Over the past two years, Reuters, the news and media division of Thomson Reuters, has been beefing up its coverage of legal news, bringing on the former editor-in-chief of Law.com to lead legal news, hiring several well-known legal-industry commentators as columnists, and increasing its hiring of legal news editors and reporters.
One result of this activity was Westlaw Today, a premium legal news service launched in July 2020 that is fueled Reuters news and available only to subscribers of Westlaw and Westlaw Edge for an additional cost.
However, Reuters has also significantly enhanced legal news coverage on its public-facing site — coverage it somewhat quietly launched last year — and all of that reporting and commentary is freely available to readers with no subscription required.
Plus, the public site includes insights and analysis from Westlaw, Practical Law, Peer Monitor and the Thomson Reuters Institute, as well as thought leadership submitted by outside authors.
Even better, this week Reuters enhanced its site with customization, adding a “My View” feature that allows readers to set personal preferences for the types of news they wish to follow.
Follow Topics and Entities
Yesterday, Gia Norris, senior director of product at Reuters, and Zena Applebaum, senior director, product marketing, gave me a demonstration of the new My View features, and then I logged on and tried it for myself.
Arriving at the top-level Reuters Legal News page, a reader can browse recent stories, see the latest from Reuters’ legal columnists, view video stories, read analysis contributed by outside attorneys, check out the latest “industry buzz,” and more. They can also drill down into four subcategories: Government, Legal Industry, Litigation and Transactional.
To create their customized My View, readers click a widget on the left of the screen and choose from among a selection of common practice areas and industry topics — including topics such as legal innovation and practice management.
Readers can also choose to follow specific law firms, companies or Reuters journalists, although this feature is limited to 20 large law firms and a handful of private companies and U.S. government entities.
Once the reader has set up preferences for topics and follows, the reader simply clicks the My View widget to bring up the most recent stories. Adding or removing topics or follows is easy to do by revisiting the user’s preferences page. The widget also allows readers to save stories.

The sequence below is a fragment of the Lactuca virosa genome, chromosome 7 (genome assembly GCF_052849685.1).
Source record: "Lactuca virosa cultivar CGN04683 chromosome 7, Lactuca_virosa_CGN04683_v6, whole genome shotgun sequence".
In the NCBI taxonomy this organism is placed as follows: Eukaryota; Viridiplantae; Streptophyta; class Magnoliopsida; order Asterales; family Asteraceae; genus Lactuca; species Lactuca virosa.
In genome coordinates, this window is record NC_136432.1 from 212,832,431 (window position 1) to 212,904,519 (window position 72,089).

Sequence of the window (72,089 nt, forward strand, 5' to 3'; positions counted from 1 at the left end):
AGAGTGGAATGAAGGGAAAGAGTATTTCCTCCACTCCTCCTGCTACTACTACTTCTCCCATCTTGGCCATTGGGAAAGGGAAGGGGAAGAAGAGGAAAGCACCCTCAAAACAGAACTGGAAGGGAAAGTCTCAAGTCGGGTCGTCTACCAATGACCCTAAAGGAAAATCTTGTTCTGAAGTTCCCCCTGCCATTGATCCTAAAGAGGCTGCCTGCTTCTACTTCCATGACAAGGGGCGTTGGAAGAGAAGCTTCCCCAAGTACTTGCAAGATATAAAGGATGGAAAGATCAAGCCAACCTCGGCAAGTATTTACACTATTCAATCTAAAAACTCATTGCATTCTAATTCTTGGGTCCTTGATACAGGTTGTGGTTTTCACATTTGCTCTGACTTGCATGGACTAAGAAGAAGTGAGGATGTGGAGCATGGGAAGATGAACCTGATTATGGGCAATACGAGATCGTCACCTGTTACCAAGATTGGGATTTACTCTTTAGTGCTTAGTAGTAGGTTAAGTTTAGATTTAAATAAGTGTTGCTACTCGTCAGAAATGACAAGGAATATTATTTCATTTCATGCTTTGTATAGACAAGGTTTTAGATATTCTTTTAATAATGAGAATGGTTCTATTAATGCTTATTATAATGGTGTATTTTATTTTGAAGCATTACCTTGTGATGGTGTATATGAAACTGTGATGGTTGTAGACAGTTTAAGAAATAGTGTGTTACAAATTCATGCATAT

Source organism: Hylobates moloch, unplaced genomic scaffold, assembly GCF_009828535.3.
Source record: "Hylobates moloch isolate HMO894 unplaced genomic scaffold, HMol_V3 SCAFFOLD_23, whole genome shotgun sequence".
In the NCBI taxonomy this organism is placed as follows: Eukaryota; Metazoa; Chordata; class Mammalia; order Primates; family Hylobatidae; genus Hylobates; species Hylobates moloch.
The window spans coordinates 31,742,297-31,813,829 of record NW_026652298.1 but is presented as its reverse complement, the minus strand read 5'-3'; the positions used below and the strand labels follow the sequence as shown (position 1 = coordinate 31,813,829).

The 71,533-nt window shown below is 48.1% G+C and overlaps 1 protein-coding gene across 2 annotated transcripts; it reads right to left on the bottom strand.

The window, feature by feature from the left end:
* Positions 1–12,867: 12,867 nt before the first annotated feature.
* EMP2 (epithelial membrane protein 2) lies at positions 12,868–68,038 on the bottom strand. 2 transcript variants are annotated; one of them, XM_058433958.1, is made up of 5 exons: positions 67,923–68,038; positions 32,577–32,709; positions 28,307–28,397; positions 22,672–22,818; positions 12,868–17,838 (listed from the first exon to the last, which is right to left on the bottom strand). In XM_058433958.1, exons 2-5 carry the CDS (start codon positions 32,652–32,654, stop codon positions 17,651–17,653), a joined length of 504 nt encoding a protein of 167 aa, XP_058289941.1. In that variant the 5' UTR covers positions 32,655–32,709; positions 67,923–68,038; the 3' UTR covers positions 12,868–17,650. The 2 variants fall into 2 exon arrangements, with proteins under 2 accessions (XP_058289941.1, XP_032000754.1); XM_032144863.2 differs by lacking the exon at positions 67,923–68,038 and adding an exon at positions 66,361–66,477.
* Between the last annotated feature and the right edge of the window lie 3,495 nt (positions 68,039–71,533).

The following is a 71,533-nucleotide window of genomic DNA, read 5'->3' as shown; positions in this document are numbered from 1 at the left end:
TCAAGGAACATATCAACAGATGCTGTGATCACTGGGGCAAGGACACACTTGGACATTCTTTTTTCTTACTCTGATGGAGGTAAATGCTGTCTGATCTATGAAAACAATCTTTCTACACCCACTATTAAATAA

All of this is available free of charge. To use the My View feature, a reader must register, but the registration is quick and setting up preferences takes just a few moments.
For law firms that are already Thomson Reuters customers, Reuters offers a registration shortcut. An administrative portal allows law firm administrators to upload and register their entire firm. Each individual user would still have to log on and accept the terms and conditions, but the users’ profiles would be already filled out.
Plans to Add Push
So far, the My View customization does not include any form of push notification via email or RSS. But Norris said that is in the works for a future release, and will include the ability to set delivery at whatever frequency the reader prefers.
Also in the works is the ability to save searches and receive email or RSS alerts of new matches.
And while there is a Reuters news app for mobile devices, the app does not yet include the My View feature.
Reuters says the legal news portion of its site gets over 1.7 million users a month, compared to 47 million users for the site overall.
In 2020, Reuters hired Leigh Jones, formerly editor-in-chief of Law.com, as editor-in-charge of legal news. The site also features three established columnists: Alison Frankel, a reporter with The American Lawyer for 23 years before joining Thomson Reuters in 2011; Jenna Greene, formerly editor-in-chief of the AmLaw Litigation Daily before joining Reuters in 2020, and Hassan Kanu, a former legal editor at Bloomberg BNA before joining Reuters in 2020.